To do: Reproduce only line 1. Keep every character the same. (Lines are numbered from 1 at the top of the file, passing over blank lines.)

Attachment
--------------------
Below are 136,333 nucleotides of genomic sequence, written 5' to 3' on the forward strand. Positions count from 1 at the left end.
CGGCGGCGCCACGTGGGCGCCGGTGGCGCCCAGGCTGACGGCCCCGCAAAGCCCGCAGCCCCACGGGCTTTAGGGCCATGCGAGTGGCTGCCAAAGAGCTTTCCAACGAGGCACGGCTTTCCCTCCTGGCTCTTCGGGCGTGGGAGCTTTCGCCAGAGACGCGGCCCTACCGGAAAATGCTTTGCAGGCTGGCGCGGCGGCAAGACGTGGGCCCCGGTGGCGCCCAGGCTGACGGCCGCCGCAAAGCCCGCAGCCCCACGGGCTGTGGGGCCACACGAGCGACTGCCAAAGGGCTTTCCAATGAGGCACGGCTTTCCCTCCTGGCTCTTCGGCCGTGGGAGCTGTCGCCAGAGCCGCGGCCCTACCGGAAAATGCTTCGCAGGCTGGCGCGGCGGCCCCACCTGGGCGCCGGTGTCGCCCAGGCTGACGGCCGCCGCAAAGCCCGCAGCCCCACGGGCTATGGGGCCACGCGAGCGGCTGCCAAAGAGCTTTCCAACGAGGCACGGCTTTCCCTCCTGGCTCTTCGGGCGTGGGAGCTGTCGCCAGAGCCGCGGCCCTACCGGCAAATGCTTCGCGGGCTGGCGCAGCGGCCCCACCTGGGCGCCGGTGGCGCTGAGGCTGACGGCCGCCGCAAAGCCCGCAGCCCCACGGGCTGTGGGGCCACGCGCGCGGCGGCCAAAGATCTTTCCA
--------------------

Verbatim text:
Below are 136,333 nucleotides of genomic sequence, written 5' to 3' on the forward strand. Positions count from 1 at the left end.